Does the Housing Unit's Type and Size Affect Health?

Yuval Arbel, Chaim Fialkoff, Amichai Kerner


Recent medical studies have examined ways to offer more spatial planning opportunities to increase a person's level of physical activity. These studies demonstrate a decreasing prevalence of obesity in denser and less car-oriented communities with mixed land uses. Yet, apart from these environmental effects, the impact of characteristics of the housing unit itself (e.g., type and size), combined with socio-demographic variables (e.g., the number of children, marital status, place of birth, country of origin, and gender) on the body mass index (BMI) has not been examined previously. Based on a two-year longitudinal survey of the Israeli Central Bureau of Statistics (CBS), the current study examines this potential implication based on the BMI measure. Stratification by gender indicates opposite effects of suburbanization on projected BMI of women and men, who move from smaller condominiums in multi-family buildings to single family units and to larger apartments.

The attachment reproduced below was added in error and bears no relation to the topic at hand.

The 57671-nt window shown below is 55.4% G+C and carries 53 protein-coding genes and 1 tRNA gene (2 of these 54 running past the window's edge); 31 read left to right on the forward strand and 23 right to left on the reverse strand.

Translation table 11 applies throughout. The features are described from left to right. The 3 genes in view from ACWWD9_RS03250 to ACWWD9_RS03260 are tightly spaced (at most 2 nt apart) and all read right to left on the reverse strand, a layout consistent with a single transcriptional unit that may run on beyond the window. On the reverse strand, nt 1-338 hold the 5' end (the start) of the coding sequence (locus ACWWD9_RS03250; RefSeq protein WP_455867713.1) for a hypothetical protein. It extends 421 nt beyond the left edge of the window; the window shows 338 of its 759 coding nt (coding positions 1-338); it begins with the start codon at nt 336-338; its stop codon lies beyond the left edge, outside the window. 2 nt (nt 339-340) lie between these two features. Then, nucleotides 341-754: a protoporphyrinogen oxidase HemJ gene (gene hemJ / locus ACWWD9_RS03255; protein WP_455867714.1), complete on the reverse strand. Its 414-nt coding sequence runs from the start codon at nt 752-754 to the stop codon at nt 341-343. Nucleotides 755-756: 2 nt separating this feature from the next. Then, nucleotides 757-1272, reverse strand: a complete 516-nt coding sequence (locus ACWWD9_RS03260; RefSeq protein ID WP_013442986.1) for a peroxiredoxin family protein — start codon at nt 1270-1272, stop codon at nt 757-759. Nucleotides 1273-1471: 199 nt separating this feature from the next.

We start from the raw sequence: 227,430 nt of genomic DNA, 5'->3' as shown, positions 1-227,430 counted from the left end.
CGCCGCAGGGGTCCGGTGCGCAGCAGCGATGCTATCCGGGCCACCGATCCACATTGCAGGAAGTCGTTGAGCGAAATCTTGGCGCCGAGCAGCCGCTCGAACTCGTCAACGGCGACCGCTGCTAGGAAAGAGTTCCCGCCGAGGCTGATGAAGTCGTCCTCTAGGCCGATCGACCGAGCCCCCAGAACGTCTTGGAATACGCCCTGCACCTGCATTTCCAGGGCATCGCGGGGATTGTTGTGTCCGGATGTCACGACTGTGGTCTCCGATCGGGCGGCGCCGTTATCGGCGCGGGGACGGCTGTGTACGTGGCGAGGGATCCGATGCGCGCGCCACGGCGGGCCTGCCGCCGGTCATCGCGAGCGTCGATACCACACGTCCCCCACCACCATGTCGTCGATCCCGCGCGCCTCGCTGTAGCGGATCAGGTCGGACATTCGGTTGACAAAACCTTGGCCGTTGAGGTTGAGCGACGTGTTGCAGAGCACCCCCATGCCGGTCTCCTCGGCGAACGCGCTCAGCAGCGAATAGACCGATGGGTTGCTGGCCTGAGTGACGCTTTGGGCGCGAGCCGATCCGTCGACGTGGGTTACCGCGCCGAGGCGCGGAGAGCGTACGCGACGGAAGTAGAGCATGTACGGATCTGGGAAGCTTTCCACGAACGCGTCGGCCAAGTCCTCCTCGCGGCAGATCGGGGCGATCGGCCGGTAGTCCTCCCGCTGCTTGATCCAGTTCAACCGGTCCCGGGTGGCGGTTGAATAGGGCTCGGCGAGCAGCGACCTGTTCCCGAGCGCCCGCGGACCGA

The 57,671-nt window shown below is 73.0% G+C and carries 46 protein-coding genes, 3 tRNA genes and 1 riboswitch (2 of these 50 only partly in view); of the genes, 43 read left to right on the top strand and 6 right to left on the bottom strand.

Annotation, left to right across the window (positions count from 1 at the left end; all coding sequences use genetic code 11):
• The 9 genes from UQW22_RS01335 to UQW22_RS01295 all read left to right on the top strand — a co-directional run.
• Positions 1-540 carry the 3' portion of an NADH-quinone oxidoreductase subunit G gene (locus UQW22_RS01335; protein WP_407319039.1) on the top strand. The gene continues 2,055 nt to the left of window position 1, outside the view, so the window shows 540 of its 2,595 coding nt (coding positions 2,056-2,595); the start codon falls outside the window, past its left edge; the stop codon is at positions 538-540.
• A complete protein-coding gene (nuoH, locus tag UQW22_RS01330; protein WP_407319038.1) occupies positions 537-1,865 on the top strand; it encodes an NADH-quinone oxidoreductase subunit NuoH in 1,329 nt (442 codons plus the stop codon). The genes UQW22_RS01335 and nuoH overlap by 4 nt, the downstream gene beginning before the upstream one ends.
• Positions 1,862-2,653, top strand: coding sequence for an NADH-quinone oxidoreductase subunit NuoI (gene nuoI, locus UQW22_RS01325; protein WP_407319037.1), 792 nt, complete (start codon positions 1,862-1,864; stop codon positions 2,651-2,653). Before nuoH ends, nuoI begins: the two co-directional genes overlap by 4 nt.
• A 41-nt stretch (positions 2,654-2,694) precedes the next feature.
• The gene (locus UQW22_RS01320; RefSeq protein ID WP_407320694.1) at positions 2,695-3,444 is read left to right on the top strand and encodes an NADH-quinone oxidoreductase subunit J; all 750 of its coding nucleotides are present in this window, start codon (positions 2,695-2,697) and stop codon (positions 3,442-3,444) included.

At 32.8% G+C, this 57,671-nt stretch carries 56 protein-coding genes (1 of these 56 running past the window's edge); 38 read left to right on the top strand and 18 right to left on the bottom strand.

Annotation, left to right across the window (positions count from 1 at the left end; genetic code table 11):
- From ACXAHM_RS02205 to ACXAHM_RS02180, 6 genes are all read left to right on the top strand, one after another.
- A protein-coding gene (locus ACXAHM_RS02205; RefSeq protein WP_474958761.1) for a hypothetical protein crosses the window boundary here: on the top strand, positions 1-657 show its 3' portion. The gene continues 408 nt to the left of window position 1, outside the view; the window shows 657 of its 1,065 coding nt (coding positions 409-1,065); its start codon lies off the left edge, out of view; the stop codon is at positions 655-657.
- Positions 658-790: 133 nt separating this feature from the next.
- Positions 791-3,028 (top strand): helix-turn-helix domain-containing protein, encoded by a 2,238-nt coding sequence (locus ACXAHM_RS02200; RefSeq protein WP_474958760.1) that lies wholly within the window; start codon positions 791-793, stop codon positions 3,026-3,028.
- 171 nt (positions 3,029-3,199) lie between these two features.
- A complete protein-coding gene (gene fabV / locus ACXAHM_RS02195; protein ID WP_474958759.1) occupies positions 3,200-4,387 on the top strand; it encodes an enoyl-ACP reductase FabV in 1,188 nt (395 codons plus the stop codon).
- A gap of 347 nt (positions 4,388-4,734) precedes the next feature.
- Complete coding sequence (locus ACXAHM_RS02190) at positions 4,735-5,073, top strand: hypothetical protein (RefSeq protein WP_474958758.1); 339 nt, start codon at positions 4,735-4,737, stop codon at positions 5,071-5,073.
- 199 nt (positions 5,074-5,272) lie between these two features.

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Copyright (c) 2018 Yuval Arbel, Chaim Fialkoff, Amichai Kerner

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Business and Economic Research  ISSN 2162-4860

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